Pinot Noir has quite a reputation. Often known as the “Heartbreak Grape” and lovingly discussed, dissected, and degustated (is that even a word?) by rabid Pinot-philes the world over, Pinot Noir was being talked about in the wine world well before the movie Sideways thrust it onto an international stage. Many years after Miles and friends brought the joys of Pinot to a wider audience, the tidal wave of Pinot Noir shows no signs of slowing down and I couldn’t be more thrilled. I grew up in California’s Santa Barbara County, spent my first harvest making estate-grown Pinot Noir at the unique Chalone Vineyard, and now make Pinot Noir at Garnet Vineyards. As a dyed-in-the-wool (or in the hair, during harvest) Pinot-freak, I wanted to share with you some quirky factoids and some common misconceptions about my favorite grape.
Pinot Noir: a little fiddly in thevineyard
The tightly-clustered bunches and thin skins always means that Pinot Noir will be a bit more difficult during the growing season. If you’re going to be buying frozen grapes in a pail, you won’t really have to worry about issues the grapes have traveling long distances, and in fact, you may enjoy the “pre-maceration” effect that freezing can have on red grapes. If, however, you are buying fresh grapes from California and transporting them to Nevada, make sure your hauler has a way to keep the grapes chilled, and try, if possible, to transport them in small picking bins or lug boxes to make sure the berries aren’t squished and turned to must by the time they get to you.
Pinot Noir: Not Always “The Heartbreak Grape”
Is Pinot Noir called “The Heartbreak Grape” because it’s so tough to make or because it’s so tough to shell out the ducats for that first growth Burgundy? Seriously, the “tough to deal with” label has been stuck to Pinot Noir throughout the years perhaps because it’s generally a thin-skinned, tightly-clustered varietal, which means it’s susceptible to rot and fungus. Given that Pinot Noir does best in cool, moist climates (like California’s Russian River, Carneros, Monterey County, and Petaluma Gap), it’s logical to see how, especially in wet years, Pinot Noir can get a reputation for being sensitive.
The flip side of this dismal-sounding coin is that Pinot Noir is an early-ripening variety, which means that it tends to get picked before late-season storms can rain on the tasty wine parade. The good news is that not every clone is the same and some have looser, less rot-prone clusters. Even though both 2007 and 2011 were relatively wet years, I found that my vineyards pulled through just fine and were happily fermenting away when things were getting ugly out there. Fortunately I also tend to find that Pinot Noir (unlike some red grapes) behaves very well in the cellar and benefits from minimalist winemaking. No heartbreak there. Though Pinot Noir does take a little extra care and feeding in the vineyard, in the winery I find it responds very well to a classic “hands-off” regimen of time-honored simplicity: Destem, ferment, press, and age.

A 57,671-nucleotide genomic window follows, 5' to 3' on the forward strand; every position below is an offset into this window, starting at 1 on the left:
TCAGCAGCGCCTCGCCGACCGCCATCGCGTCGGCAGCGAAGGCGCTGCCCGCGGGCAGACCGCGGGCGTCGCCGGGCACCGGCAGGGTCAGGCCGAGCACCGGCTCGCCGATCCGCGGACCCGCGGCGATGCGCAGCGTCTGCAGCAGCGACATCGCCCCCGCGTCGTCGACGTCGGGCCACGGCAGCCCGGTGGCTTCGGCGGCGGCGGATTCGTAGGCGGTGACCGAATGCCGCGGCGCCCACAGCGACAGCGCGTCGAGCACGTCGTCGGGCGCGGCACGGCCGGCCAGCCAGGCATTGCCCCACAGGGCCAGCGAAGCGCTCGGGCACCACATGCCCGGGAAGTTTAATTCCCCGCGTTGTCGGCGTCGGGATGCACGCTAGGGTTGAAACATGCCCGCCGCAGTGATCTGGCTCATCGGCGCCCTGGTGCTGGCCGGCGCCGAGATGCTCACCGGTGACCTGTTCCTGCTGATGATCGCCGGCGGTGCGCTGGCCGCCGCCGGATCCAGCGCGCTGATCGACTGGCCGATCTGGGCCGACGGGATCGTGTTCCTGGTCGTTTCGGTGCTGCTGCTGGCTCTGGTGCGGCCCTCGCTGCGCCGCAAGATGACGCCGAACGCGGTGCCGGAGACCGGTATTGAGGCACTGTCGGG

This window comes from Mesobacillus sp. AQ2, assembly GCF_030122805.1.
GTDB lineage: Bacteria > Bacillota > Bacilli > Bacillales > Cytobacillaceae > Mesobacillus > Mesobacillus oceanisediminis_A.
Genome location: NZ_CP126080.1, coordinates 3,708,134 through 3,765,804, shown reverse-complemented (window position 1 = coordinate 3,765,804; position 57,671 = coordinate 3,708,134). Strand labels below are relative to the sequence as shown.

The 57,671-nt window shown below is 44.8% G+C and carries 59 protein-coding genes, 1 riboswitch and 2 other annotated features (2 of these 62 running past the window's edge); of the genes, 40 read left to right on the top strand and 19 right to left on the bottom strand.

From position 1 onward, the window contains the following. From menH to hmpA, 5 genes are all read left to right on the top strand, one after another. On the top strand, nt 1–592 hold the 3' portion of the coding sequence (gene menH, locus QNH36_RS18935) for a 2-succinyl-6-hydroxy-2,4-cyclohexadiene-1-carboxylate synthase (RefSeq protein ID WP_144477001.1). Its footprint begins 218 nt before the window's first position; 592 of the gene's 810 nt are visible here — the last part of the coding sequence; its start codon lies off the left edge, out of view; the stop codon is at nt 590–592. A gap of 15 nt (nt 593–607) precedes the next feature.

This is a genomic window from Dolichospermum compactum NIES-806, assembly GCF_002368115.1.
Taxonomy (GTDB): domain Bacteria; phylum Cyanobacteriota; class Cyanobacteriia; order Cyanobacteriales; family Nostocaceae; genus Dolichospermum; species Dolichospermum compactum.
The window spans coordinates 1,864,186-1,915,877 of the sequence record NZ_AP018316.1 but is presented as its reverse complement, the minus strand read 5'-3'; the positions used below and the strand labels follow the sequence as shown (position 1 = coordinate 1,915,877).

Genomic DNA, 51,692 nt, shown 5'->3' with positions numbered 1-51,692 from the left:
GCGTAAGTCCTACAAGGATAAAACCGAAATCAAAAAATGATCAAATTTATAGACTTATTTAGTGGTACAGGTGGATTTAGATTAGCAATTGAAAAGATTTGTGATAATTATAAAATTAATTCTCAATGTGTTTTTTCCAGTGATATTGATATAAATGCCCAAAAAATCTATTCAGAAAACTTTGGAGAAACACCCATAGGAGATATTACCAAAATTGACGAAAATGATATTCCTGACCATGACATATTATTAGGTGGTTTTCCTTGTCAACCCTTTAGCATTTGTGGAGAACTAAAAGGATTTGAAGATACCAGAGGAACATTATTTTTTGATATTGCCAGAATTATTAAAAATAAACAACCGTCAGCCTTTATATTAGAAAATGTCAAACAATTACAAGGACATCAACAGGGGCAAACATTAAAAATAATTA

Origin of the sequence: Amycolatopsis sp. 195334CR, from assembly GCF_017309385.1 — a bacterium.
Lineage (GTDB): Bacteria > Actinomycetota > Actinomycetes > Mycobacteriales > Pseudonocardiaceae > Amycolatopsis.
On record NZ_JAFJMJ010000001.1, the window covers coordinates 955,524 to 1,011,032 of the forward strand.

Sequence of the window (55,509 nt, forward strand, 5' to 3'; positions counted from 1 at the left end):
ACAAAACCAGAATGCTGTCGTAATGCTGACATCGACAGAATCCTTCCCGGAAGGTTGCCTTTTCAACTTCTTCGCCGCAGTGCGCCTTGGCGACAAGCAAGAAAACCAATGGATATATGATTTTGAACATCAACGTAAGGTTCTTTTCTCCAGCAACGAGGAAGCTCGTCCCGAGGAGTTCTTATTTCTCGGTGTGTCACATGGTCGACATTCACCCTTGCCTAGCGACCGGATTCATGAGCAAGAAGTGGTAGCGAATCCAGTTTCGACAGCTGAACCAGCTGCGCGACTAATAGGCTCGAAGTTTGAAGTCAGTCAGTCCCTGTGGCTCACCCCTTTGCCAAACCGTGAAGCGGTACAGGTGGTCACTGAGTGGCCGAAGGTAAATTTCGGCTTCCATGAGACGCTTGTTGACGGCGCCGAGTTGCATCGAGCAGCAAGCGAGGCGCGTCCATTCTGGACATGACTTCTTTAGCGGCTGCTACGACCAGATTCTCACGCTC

Pinot Noir: a Large Extended Family
Ever heard of Pinot Blanc, Pinot Meunier or Pinot Grigio? The definitive study has yet to be done on who exactly gave rise to who and when, but what is certain is that the Pinot genome is very changeable. Pinot Noir, with its long (some say over 2,000 years) history in production and suspected gene transposition properties, can spontaneously create different clones and even offspring that are deemed different enough to be classified as different varieties entirely. Though mutations tend to take years to happen, discover, and classify; there are over one hundred different clones of Pinot Noir identified in the winemaking world today. Myself, I like the blending complexity that the different clones planted in different soils and vineyards offer me. Are these genetic shenanigans a good thing or a bad thing? If you like variety and a little unpredictability in your life, it’s great and couldn’t be more fun. I think Pinot drinkers (and Pinot winemakers), who tend to be a curious, quirky bunch anyway, would agree!
Pinot Noir: “the” Versatile Food Wine
There, I said it. Some would say it’s bubbles, some would say it’s the darling-of-the moment, dry rosé, but I plant my food-friendly flag permanently in the world of Pinot Noir. Pinot Noir can be made in so many styles (even Champagne and pink wine!), from light and fruity to dense, dark, and brooding. Salmon is an obvious fish pairing but give blackened catfish, mussels, or halibut a try too. It goes with poultry, cheese, pork, roast veggies, and many Asian-influenced dishes. Try a higher acid, lower alcohol cuvee to cut through spicy and fatty foods like smoked duck tacos. I even challenge you to pair a robust Petaluma Gap or “Far Sonoma Coast” Pinot Noir whose uncharacteristically thick skins yield a higher tannin profile, with a steak and see what I mean. Pinot Noir, especially those that are fruit-forward and have some good acid, can even pair with rich and spicy Mexican food. Chewy, rich Pinot to stand up to picante carne asada? Pinot: It’s what’s for dinner.
How can I increase the mouthfeel in my wine? My wines, both red and white, just seem to be very thin.
I feel ya! (Yes, pun intended.) Since I don’t have much space left in this column, let me break it down for you in bite-sized pieces. Much more food for thought and things to chew on for future columns. Here are some ways to increase mouthfeel along the winemaking timeline:
Harvest: Pick riper. Higher alcohol and lower acidity always make for rounder-feeling wines.
Fermentation: Ferment reds on oak pieces to start oak extraction early.
Aging: Stir up the lees to liberate mannoproteins, which are found in the cell walls of yeast. This technique always leads to a richer mouthfeel. Also consider some of the new enological tannins from Laffort, Enartis, or AEB. These products don’t make wine tannic per se, but can really fill in some holes.
Bottling: Lower residual carbon dioxide levels. Higher CO2 levels will be perceived as sharp and angular, not round. Also, if you can sterile filter, try bottling with a little residual sugar, like 2–4 g/L. This “sub-threshold” sugar doesn’t come across as sweet but rather as round.